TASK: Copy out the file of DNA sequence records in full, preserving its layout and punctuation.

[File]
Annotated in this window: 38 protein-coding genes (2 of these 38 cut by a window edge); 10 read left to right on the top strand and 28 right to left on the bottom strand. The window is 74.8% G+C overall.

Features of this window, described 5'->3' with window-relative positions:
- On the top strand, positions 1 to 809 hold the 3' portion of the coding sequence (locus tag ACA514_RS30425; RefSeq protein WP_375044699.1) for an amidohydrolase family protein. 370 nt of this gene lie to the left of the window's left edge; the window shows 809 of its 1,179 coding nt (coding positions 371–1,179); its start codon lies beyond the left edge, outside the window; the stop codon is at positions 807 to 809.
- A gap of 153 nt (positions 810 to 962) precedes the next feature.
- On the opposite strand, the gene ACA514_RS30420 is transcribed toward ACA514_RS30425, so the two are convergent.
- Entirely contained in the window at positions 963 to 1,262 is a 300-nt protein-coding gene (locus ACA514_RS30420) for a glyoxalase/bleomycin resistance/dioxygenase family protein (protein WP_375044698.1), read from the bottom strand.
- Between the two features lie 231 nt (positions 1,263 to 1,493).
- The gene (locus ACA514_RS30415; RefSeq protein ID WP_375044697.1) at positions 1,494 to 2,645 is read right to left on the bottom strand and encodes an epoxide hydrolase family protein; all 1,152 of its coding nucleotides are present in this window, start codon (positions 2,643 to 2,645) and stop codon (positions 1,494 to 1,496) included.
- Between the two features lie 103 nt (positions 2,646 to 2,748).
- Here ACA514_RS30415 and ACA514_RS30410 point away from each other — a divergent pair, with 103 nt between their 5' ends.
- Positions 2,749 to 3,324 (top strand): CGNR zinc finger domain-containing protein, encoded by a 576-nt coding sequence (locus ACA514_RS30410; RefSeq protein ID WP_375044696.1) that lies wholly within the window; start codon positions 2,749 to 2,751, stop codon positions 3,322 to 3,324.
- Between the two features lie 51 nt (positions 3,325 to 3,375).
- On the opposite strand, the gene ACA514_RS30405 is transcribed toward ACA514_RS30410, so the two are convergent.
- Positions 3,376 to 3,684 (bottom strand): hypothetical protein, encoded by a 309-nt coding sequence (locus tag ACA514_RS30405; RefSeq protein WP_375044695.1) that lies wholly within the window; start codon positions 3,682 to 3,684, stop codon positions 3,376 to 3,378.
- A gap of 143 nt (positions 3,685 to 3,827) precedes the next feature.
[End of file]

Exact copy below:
Annotated in this window: 38 protein-coding genes (2 of these 38 cut by a window edge); 10 read left to right on the top strand and 28 right to left on the bottom strand. The window is 74.8% G+C overall.

Features of this window, described 5'->3' with window-relative positions:
- On the top strand, positions 1 to 809 hold the 3' portion of the coding sequence (locus tag ACA514_RS30425; RefSeq protein WP_375044699.1) for an amidohydrolase family protein. 370 nt of this gene lie to the left of the window's left edge; the window shows 809 of its 1,179 coding nt (coding positions 371–1,179); its start codon lies beyond the left edge, outside the window; the stop codon is at positions 807 to 809.
- A gap of 153 nt (positions 810 to 962) precedes the next feature.
- On the opposite strand, the gene ACA514_RS30420 is transcribed toward ACA514_RS30425, so the two are convergent.
- Entirely contained in the window at positions 963 to 1,262 is a 300-nt protein-coding gene (locus ACA514_RS30420) for a glyoxalase/bleomycin resistance/dioxygenase family protein (protein WP_375044698.1), read from the bottom strand.
- Between the two features lie 231 nt (positions 1,263 to 1,493).
- The gene (locus ACA514_RS30415; RefSeq protein ID WP_375044697.1) at positions 1,494 to 2,645 is read right to left on the bottom strand and encodes an epoxide hydrolase family protein; all 1,152 of its coding nucleotides are present in this window, start codon (positions 2,643 to 2,645) and stop codon (positions 1,494 to 1,496) included.
- Between the two features lie 103 nt (positions 2,646 to 2,748).
- Here ACA514_RS30415 and ACA514_RS30410 point away from each other — a divergent pair, with 103 nt between their 5' ends.
- Positions 2,749 to 3,324 (top strand): CGNR zinc finger domain-containing protein, encoded by a 576-nt coding sequence (locus ACA514_RS30410; RefSeq protein ID WP_375044696.1) that lies wholly within the window; start codon positions 2,749 to 2,751, stop codon positions 3,322 to 3,324.
- Between the two features lie 51 nt (positions 3,325 to 3,375).
- On the opposite strand, the gene ACA514_RS30405 is transcribed toward ACA514_RS30410, so the two are convergent.
- Positions 3,376 to 3,684 (bottom strand): hypothetical protein, encoded by a 309-nt coding sequence (locus tag ACA514_RS30405; RefSeq protein WP_375044695.1) that lies wholly within the window; start codon positions 3,682 to 3,684, stop codon positions 3,376 to 3,378.
- A gap of 143 nt (positions 3,685 to 3,827) precedes the next feature.